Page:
Events , Online

Online Event: “I am deliberate / and afraid / of nothing”

“I am deliberate / and afraid / of nothing,” an online event in honor of Audre Lorde and Pat Parker and in support of The Women’s Building

Featuring Judy Grahn, Jewelle Gomez, Avotcja, Arisa White, Leila Weefur, Angela Hume, and hosted by Tatiana Luboviski-Acosta

“I am deliberate / and afraid / of nothing” gathers six writers and artists to honor the work, spirit, and continuing influence of Audre Lorde and Pat Parker — two Black lesbian friends, dedicated movement workers, and outstanding, outspoken poets. Renowned Bay Area figures who knew Lorde and Parker, including Judy Grahn, Jewelle Gomez, and Avotcja, are joined by a new generation of artists and writers and artists, Arisa White, Leila Weefur, and Angela Hume. Inspired by Lorde and Parker’s dynamic epistolary exchange — held in Harvard’s library and recently anthologized — contributors will read from brand new work in letter-form. ‘Letter,’ in this case, is broadly interpreted as addressed to Lorde, to Parker, to them both, or to their spirits; to a particular thought or feeling, in response to a poem or other work of theirs; posed in the form of a crucial question, or as a kind of re-enabling in our present their questions and concerns. The reading is followed by discussion and a Q&A.

“I am deliberate / and afraid / of nothing” is co-organized with the Poetry Center, Women and Gender Studies–San Francisco State, and The Women’s Building.

Contributor biographies here. 

Pat Parker’s Complete Works, followed by Sister Love: The Letters of Audre Lorde and Pat Parker 1974–1989 were recently published by Sapphic Classics and A Midsummer Night’s Press. She was the author of five poetry collections: Jonestown and other Madness (Firebrand Books, 1985), Movement in Black (Diana Press, 1978), Woman Slaughter (Diana Press, 1978), Pit Stop (Women’s Press Collective, 1975), and Child of Myself (Women’s Press Collective, 1972). She is known for her unflinching honesty in addressing issues of sex, race, motherhood, alcoholism, and violence. Audre Lorde called her poetry “clean and sharp without ever being neat.”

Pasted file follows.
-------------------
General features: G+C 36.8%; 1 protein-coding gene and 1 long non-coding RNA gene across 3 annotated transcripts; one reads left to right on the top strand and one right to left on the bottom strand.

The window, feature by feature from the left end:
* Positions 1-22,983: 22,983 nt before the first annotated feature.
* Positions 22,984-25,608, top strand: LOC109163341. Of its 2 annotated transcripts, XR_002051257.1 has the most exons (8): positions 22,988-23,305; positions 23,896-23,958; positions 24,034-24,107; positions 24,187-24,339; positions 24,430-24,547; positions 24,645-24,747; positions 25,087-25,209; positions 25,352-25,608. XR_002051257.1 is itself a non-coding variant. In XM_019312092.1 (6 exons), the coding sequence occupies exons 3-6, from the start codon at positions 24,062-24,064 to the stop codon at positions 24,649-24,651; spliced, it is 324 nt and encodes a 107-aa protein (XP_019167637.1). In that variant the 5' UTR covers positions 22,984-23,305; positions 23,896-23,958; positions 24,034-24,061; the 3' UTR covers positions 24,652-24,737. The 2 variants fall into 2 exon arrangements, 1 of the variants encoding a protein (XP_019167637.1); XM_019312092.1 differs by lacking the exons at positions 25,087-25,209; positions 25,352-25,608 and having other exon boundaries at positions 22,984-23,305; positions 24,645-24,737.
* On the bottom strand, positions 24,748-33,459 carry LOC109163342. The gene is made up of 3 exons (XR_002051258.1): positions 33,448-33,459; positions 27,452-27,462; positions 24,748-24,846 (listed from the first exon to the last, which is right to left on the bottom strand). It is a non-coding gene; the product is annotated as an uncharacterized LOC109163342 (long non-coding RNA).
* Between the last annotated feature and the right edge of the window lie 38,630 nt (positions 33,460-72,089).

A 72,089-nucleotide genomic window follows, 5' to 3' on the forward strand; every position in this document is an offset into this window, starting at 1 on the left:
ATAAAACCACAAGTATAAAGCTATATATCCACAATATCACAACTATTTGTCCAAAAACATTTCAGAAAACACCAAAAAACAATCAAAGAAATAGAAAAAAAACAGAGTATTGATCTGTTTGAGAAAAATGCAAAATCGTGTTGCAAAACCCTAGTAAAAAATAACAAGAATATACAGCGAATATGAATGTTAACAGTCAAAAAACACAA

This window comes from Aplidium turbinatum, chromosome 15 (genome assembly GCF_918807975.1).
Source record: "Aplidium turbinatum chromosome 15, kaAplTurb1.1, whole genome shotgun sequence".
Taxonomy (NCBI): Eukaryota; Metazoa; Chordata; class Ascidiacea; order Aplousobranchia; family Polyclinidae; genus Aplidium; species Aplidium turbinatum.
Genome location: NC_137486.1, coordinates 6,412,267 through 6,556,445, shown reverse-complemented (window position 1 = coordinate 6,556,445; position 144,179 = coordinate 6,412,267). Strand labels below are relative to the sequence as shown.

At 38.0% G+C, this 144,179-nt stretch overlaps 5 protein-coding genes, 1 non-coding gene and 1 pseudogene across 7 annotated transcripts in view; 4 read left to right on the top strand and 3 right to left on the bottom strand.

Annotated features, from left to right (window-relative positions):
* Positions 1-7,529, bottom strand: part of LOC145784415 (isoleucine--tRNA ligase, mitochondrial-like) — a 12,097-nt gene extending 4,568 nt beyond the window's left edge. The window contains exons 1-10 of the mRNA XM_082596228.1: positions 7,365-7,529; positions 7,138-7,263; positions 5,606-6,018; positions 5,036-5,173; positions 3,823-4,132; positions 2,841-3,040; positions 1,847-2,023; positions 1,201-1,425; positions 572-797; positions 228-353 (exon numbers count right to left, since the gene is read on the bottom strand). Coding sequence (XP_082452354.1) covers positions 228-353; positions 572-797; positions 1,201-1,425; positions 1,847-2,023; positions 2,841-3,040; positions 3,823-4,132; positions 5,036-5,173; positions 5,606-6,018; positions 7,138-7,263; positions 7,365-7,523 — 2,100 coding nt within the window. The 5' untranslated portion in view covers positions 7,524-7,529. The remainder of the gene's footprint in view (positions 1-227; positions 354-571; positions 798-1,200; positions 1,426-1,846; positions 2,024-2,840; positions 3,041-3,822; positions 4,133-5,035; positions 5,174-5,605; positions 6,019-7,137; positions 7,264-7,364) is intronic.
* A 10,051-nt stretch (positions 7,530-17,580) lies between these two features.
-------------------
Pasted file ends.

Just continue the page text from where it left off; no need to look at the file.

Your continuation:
There is great and widespread awareness of Audre Lorde’s work, heightened by the appearance this year of Audre Lorde: Dream of Europe, Selected Seminars and Interviews 1984–1992. A self-described “black, lesbian, mother, warrior, poet,” Audre Lorde dedicated both her life and her creative talent to confronting and addressing injustices of racism, sexism, classism, and homophobia. She articulated early on the intersections of race, class, and gender in canonical essays such as “The Master’s Tools Will Not Dismantle the Master’s House.”

In lieu of a ticket price, please consider making a donation to The Women’s Building, a women-led non-profit arts and education community center located in San Francisco which advocates self-determination, gender equality and social justice. Founded in 1979, The Women’s Building has been the site for historic Poetry Center events, most significantly a landmark 1986 reading by Pat Parker and Audre Lorde, a solo reading by June Jordan in 1993, and a rare Bay Area appearance by Nicaraguan poet-priest Ernesto Cardenal in 2001.

Relatedly, and online for the first time, the Poetry Center is hosting the remarkable video of Lorde and Parker’s landmark February 7, 1986 reading at The Women’s Building, alongside Lorde’s earlier 1974 reading for The Poetry Center. They are featured in ‘Black Women in the Archives,’ a collection of historic original videos selected by Arisa White, at Poetry Center Digital Archive.